Share this post


Link to post
Share on other sites
I am trying to send a message to you regarding your posts, but your personal messenger is disabled. If you will enable it to allow pms, I have some info to share with you :D

Janie

Sorry I suck so badly at this- I got your message, that sounds unreal- I thought my story was bad, I can't even imagine! I didn't want to write you back with all my info incase you already read it- but if you haven't, I posted it on sept 1st @ 1041 a.m.- let me know what you think- about ALL OF MY ISSUES :rolleyes: Thanks so much for all of your help, Bahrbdoll

Share this post


Link to post
Share on other sites

Create an account or sign in to comment

You need to be a member in order to leave a comment

Create an account

Sign up for a new account in our community. It's easy!

Register a new account

Sign in

Already have an account? Sign in here.

Sign In Now
0

  • Top Posters +

  • Upcoming Events

    • February 27, 2019 04:00 PM Until 08:00 AM
      0  
       
       
       
      Celiac Emotional Healing Support Group
       
       
       
      Again you are invited to join Johnny Patout, LCSW for Baton Rouge's first emotional healing support group meeting to assist those living with celiac disease manage the emotional challenges so many of us face. Most often the emotional disturbances include depression, disinterest in normal activities, insomnia, grief, mood changes, anxiety, inability to concentrate, extreme concern about managing a gluten-free lifestyle and other emotional and behavioral challenges.
       
      The professionals at Jamestown Avenue Counseling Center created the emotional healing support group to give us a safe place to begin to process our emotions and support each other as we heal emotionally while managing celiac disease and the resulting autoimmune disorders.
       
      The emotional healing support group meets every Thursday, 6:00-7:00pm, at the Jamestown Avenue Counseling Center of Baton Rouge. Jamestown Avenue Counseling Center is located at 4637 Jamestown Avenue, Baton Rouge, Suite B-1. Suite B-1 is upstairs.
       
      The support group is free and open everyone managing celiac disease. For more information: emotionalhealingforceliacs@hotmail.com
    • March 24, 2019 Until March 27, 2019
      0  
      NEW ORLEANS GOURMET GLUTEN-FREE mini GETAWAY    March 24 ~ 27, 2019   We have arranged a fun and Gluten-free food filled mini in the city known for it's food and fun.  We have arranged to eat many of the famous dishes that aren't usually Gluten-free at a few of the World Renown restaurants.   Staying at the Royal Sonesta Hotel on Bourbon Street in the center of the French Quarter, you'll be able to enjoy the ambiance of the city at all hours.   Our itinerary will include a Luxury Coach tour of the city and surrounding area - Admission to The National World War II Museum, including the Tom Hanks" 4D film "Beyond All Boundaries" - an exciting Airboat ride and tour through the Bayou.      This it the 3rd time we have visited New Orleans and it has always been well attended, so join us even if you've been there before.  Check out our website for the complete itinerary and cost.    Due to contractual obligations we must have 20 participants by October 31, 2018 to make this a go.      If you have any questions just give us a call at 410-939-3218.  Bob & Ruth info@bobandruths.com (410) 939-3218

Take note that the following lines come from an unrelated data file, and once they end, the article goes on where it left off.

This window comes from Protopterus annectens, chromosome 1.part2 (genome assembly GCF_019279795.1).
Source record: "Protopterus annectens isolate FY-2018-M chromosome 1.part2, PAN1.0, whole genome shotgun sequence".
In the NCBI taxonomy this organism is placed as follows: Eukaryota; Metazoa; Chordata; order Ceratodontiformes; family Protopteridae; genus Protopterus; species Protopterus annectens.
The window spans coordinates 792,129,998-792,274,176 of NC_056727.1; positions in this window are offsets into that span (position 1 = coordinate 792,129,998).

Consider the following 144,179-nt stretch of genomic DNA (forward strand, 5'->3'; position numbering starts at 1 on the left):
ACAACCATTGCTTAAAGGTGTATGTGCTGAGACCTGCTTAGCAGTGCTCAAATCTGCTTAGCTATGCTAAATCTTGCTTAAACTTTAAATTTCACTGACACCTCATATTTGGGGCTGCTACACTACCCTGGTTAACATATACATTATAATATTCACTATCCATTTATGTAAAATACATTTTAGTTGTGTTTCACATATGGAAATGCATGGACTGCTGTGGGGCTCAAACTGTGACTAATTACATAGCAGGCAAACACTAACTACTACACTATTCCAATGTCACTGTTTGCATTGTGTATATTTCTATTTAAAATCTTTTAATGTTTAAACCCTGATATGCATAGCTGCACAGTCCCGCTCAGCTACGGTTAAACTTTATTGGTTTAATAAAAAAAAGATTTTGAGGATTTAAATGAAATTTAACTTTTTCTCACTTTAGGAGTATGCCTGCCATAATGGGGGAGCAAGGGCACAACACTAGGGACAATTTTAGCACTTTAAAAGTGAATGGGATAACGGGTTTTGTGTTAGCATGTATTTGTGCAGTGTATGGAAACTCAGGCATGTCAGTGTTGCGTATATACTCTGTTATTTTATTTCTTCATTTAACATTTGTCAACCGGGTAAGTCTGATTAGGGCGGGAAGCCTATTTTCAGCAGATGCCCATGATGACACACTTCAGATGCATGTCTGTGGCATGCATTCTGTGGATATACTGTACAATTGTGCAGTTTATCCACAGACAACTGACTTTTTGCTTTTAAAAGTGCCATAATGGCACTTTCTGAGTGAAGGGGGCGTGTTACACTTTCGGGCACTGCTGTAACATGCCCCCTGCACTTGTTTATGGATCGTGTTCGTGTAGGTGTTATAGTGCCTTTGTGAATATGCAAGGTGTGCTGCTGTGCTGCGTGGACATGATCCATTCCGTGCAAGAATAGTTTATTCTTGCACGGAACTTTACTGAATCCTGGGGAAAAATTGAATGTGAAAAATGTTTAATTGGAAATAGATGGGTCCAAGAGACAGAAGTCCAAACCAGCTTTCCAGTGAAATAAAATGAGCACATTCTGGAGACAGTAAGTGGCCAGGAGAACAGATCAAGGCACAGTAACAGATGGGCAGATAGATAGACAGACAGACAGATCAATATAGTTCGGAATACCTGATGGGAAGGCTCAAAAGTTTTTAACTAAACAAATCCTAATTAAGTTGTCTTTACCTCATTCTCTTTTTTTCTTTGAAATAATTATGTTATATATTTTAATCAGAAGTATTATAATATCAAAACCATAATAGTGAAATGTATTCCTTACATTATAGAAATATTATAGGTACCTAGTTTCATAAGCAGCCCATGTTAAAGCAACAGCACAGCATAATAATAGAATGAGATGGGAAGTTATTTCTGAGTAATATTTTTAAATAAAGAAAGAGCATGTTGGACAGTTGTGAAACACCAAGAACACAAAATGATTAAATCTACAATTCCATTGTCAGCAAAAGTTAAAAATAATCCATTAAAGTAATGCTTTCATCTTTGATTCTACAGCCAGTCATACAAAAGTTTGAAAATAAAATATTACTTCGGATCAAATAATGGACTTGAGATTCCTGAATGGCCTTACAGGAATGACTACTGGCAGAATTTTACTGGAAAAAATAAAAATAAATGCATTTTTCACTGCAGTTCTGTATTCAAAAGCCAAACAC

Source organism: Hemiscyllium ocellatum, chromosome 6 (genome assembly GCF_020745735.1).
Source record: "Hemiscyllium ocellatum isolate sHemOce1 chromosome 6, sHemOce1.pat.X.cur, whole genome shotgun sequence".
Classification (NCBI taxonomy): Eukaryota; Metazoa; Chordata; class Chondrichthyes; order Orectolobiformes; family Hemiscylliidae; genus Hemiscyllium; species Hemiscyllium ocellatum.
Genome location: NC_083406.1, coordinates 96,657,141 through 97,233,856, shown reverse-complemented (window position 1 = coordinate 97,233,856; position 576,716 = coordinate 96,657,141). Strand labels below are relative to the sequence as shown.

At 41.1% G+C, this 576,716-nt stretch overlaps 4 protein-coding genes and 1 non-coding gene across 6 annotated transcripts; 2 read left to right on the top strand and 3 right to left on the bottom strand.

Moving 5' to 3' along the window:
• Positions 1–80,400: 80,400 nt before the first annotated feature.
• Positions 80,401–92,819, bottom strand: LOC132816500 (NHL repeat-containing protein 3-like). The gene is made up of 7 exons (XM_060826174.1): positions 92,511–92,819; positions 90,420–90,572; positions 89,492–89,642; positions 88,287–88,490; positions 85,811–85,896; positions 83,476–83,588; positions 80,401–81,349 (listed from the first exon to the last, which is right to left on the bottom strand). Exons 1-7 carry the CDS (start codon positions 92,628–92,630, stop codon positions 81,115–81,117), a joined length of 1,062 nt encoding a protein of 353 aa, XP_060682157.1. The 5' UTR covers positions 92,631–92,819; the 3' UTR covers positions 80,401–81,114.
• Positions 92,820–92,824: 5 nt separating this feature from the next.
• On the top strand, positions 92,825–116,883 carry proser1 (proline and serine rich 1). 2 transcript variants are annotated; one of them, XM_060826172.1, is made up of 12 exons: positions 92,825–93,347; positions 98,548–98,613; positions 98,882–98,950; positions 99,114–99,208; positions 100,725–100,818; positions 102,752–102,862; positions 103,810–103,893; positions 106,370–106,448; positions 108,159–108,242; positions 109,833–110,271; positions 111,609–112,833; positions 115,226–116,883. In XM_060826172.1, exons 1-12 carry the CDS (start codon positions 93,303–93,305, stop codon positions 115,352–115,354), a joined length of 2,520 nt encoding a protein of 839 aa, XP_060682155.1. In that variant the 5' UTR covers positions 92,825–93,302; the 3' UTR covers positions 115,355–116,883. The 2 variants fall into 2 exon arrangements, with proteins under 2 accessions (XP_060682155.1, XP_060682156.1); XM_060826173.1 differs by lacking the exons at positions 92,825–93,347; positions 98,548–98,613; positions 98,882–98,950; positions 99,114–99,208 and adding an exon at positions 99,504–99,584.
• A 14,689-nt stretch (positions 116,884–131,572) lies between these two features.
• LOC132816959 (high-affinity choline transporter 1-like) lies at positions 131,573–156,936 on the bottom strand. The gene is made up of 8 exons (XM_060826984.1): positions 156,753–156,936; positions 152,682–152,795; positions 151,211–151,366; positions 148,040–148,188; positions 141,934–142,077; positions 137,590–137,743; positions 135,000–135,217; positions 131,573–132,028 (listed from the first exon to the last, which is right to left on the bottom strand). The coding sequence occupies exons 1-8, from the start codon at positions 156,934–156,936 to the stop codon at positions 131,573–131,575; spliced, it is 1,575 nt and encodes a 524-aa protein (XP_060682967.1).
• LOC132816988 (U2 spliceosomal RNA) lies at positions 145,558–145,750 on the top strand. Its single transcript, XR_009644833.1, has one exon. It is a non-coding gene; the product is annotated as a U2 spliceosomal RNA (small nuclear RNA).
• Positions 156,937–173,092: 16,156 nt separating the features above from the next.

• March 30, 2019 Until March 31, 2019
      0  
      Nourished Festival is a family-friendly event with 10 locations across the US. Attendees will be able to sample food, health and beauty products, meet with companies, learn about the most current food lifestyles, receive coupons and attend educational sessions with industry experts. 
      Nourished Festival, managed by The Nourished Group and presented by Enjoy Life Foods, is the largest gluten-free, allergy-friendly and specialty diet event in the US, with 10 locations including.
      ABOUT THE NOURISHED FESTIVALS
      Managed by The Nourished Group, formerly The Gluten Free Media Group, The Nourished Festivals are the largest and fastest growing special diet consumer events in the United States. Started in 2007, the events have expanded from one to ten cities throughout the country. The festivals cater to anyone looking to lead a healthier lifestyle or those who follow a specialty diet due to autoimmune conditions, food sensitivities, allergies or intolerances. Offerings including Paleo, Keto, Plant-Based, Gluten-Free, Allergen-Friendly and Nut-Free products. The events provide the opportunity for attendees to sample and purchase new products, receive coupons, meet with brand ambassadors and attend educational classes with industry experts. For more information, visit http://www.nourishedfestival.com 
       
×